The Web 2.0 Wars season has come to an end. The list of winners and playoff brackets were posted the other day.
Now it’s time for the first round in the quarter-finals.
Here’s how the playoffs will work. After taking a look at my prior commentary about each application, I’ll revisit the page and see what, if anything, is new. I’ll add an update for each contestant and pick the winner.
Here are the contestants for the first quarter-final round:
TailRank (replaced Tagworld)
Pageflakes is a content aggregator and custom portal. It is easy to set up and has some pre-configured content to help you get started. You can import your RSS feeds or add content manually. I still prefer My Yahoo, but that may be because I am so familiar with it. Pageflakes is a well designed and easy to use application.
YouTube is a video hosting, sharing and search service. It’s free and seems fast and reliable. Since it won Round 2 back in early February, it has really taken off. Even people who know little about tech and the internet are becoming aware of YouTube. This week I noticed a secretary in my office watching this somewhat pitiful and somewhat hilarious ego-fest (Warning: strong language; not suitable for kids). Youtube is a force to be reckoned with.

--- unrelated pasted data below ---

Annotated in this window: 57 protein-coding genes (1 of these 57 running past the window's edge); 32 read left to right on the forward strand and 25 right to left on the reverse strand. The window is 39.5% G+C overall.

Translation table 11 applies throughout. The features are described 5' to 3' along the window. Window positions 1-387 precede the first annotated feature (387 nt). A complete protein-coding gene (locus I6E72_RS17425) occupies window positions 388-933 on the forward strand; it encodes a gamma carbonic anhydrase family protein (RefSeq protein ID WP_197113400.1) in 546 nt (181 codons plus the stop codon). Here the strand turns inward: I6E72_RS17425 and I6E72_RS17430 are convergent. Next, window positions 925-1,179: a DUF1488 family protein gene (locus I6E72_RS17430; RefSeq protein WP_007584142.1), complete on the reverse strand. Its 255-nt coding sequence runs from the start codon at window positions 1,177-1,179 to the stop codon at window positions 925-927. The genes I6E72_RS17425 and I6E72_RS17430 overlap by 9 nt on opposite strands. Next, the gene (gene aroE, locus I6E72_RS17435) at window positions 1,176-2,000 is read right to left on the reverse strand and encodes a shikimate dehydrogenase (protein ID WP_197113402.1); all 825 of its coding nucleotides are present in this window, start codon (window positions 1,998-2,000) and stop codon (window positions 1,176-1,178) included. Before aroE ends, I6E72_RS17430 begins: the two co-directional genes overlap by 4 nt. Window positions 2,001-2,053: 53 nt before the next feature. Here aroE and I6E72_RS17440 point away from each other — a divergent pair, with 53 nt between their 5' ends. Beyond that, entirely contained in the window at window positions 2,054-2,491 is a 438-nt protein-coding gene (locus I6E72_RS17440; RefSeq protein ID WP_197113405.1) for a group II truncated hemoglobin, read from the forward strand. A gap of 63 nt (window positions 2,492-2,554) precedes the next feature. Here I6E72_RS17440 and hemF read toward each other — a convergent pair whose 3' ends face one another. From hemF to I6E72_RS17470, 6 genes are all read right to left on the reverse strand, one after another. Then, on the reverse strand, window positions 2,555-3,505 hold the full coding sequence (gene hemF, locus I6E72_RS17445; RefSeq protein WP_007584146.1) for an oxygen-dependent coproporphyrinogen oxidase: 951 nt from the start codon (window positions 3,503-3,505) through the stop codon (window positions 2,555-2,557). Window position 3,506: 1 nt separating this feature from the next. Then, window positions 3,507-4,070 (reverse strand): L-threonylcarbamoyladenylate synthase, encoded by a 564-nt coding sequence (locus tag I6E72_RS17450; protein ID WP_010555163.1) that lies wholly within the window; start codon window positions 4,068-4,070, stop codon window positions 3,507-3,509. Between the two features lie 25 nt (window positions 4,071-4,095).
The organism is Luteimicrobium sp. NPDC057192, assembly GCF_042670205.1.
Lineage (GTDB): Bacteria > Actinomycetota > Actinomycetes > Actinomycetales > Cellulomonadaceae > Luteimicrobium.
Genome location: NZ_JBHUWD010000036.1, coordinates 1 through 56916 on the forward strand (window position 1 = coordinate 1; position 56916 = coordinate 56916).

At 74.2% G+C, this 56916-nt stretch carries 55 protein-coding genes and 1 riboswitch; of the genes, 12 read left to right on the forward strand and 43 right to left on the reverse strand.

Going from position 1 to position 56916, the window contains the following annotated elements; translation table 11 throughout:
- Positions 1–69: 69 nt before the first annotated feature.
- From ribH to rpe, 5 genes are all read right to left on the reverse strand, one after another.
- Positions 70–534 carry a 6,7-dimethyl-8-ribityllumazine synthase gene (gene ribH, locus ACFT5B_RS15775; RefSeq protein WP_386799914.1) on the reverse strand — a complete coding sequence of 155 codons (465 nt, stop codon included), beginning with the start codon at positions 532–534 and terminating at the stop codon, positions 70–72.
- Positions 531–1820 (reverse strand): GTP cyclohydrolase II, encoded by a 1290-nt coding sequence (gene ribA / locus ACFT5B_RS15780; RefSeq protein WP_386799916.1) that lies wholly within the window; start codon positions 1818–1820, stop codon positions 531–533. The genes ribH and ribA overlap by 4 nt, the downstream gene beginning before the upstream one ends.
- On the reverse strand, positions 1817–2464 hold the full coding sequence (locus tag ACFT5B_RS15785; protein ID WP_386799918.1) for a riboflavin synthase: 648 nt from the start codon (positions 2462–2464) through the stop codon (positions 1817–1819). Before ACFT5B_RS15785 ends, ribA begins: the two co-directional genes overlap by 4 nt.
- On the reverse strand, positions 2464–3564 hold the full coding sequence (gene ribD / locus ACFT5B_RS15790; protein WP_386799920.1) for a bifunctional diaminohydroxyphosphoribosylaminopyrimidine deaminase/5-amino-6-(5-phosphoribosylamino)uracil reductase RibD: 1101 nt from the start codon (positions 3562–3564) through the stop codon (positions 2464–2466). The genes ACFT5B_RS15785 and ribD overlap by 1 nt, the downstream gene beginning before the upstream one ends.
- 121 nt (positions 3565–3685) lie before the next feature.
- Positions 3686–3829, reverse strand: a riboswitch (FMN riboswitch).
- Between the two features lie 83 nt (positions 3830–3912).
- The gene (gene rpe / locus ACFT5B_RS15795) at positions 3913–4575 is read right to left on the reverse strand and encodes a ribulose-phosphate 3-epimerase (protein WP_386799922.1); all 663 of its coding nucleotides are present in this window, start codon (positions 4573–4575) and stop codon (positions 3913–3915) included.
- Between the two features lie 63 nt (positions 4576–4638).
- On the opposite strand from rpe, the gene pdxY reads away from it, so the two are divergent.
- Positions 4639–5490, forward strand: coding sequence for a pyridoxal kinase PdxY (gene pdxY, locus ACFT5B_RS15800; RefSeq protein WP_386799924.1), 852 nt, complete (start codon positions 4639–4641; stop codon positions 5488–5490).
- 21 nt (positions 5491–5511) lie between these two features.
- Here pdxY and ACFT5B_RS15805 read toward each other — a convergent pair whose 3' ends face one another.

Poddater is a personals meets podcasting site. You make a video profile and upload it to share with others. I’m about a thousand years too old to be interested in this, but it’s a unique idea and the web site looks very well designed. This is one service that I can’t sign up and try for obviously, but the idea is a good one.
TailRank is a memetracker, and a mighty fine one at that. Since winning Round 4, Kevin and crew have added one excellent feature after another to TailRank. Listening to users is smart on so many levels, and Kevin listens to his users. A well designed and useful application with huge potential.
FireAnt is a video blog directory and search engine. The downloadable client allows you to watch video blogs in many different formats. You can search for content and you can subscribe to RSS video feeds and have content delivered to you automatically. It’s a neat service, but I still prefer YouTube for my video needs.
And the Winner of the first quarter-final round is:
While all of these applications are excellent and have great potential, YouTube and TailRank are juggernauts of the new internet. Either one would be a great choice to move to the Final Four, but YouTube’s penetration into the non-tech population gives it a slight edge.
YouTube moves to the Final Four.